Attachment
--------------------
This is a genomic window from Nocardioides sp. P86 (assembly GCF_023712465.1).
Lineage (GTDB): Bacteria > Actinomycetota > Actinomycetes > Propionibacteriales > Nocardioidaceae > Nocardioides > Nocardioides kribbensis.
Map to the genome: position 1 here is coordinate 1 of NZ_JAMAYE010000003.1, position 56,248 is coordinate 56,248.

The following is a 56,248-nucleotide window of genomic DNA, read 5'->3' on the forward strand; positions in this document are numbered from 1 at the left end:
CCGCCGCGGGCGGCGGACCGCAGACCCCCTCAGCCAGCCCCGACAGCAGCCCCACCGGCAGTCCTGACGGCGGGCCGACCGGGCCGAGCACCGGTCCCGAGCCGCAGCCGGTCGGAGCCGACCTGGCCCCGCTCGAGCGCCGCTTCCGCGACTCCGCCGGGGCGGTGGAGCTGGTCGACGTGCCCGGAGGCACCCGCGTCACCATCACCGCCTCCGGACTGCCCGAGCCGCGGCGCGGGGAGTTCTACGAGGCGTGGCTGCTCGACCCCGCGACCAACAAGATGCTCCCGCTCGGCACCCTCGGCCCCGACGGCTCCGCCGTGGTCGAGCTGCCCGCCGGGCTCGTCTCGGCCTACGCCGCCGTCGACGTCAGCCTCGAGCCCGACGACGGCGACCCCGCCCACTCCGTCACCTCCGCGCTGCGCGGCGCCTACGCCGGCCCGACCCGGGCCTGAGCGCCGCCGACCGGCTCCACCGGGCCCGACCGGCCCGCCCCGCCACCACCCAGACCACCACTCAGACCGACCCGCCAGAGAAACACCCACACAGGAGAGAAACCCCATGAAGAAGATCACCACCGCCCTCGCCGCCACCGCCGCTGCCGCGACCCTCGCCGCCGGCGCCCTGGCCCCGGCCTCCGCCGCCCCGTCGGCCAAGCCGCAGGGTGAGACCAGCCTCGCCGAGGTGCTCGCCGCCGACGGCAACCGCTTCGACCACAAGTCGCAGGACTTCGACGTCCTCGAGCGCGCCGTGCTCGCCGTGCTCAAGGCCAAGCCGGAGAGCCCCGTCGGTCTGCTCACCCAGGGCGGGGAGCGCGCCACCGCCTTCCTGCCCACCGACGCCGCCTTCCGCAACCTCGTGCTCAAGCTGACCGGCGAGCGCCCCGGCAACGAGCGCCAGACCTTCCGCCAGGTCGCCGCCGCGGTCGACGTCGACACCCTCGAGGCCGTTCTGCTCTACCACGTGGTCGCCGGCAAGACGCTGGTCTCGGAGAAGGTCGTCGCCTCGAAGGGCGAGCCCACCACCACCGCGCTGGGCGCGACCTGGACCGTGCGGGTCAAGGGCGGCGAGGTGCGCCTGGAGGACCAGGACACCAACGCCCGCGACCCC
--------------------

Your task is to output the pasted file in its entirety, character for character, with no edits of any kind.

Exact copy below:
This is a genomic window from Nocardioides sp. P86 (assembly GCF_023712465.1).
Lineage (GTDB): Bacteria > Actinomycetota > Actinomycetes > Propionibacteriales > Nocardioidaceae > Nocardioides > Nocardioides kribbensis.
Map to the genome: position 1 here is coordinate 1 of NZ_JAMAYE010000003.1, position 56,248 is coordinate 56,248.

The following is a 56,248-nucleotide window of genomic DNA, read 5'->3' on the forward strand; positions in this document are numbered from 1 at the left end:
CCGCCGCGGGCGGCGGACCGCAGACCCCCTCAGCCAGCCCCGACAGCAGCCCCACCGGCAGTCCTGACGGCGGGCCGACCGGGCCGAGCACCGGTCCCGAGCCGCAGCCGGTCGGAGCCGACCTGGCCCCGCTCGAGCGCCGCTTCCGCGACTCCGCCGGGGCGGTGGAGCTGGTCGACGTGCCCGGAGGCACCCGCGTCACCATCACCGCCTCCGGACTGCCCGAGCCGCGGCGCGGGGAGTTCTACGAGGCGTGGCTGCTCGACCCCGCGACCAACAAGATGCTCCCGCTCGGCACCCTCGGCCCCGACGGCTCCGCCGTGGTCGAGCTGCCCGCCGGGCTCGTCTCGGCCTACGCCGCCGTCGACGTCAGCCTCGAGCCCGACGACGGCGACCCCGCCCACTCCGTCACCTCCGCGCTGCGCGGCGCCTACGCCGGCCCGACCCGGGCCTGAGCGCCGCCGACCGGCTCCACCGGGCCCGACCGGCCCGCCCCGCCACCACCCAGACCACCACTCAGACCGACCCGCCAGAGAAACACCCACACAGGAGAGAAACCCCATGAAGAAGATCACCACCGCCCTCGCCGCCACCGCCGCTGCCGCGACCCTCGCCGCCGGCGCCCTGGCCCCGGCCTCCGCCGCCCCGTCGGCCAAGCCGCAGGGTGAGACCAGCCTCGCCGAGGTGCTCGCCGCCGACGGCAACCGCTTCGACCACAAGTCGCAGGACTTCGACGTCCTCGAGCGCGCCGTGCTCGCCGTGCTCAAGGCCAAGCCGGAGAGCCCCGTCGGTCTGCTCACCCAGGGCGGGGAGCGCGCCACCGCCTTCCTGCCCACCGACGCCGCCTTCCGCAACCTCGTGCTCAAGCTGACCGGCGAGCGCCCCGGCAACGAGCGCCAGACCTTCCGCCAGGTCGCCGCCGCGGTCGACGTCGACACCCTCGAGGCCGTTCTGCTCTACCACGTGGTCGCCGGCAAGACGCTGGTCTCGGAGAAGGTCGTCGCCTCGAAGGGCGAGCCCACCACCACCGCGCTGGGCGCGACCTGGACCGTGCGGGTCAAGGGCGGCGAGGTGCGCCTGGAGGACCAGGACACCAACGCCCGCGACCCC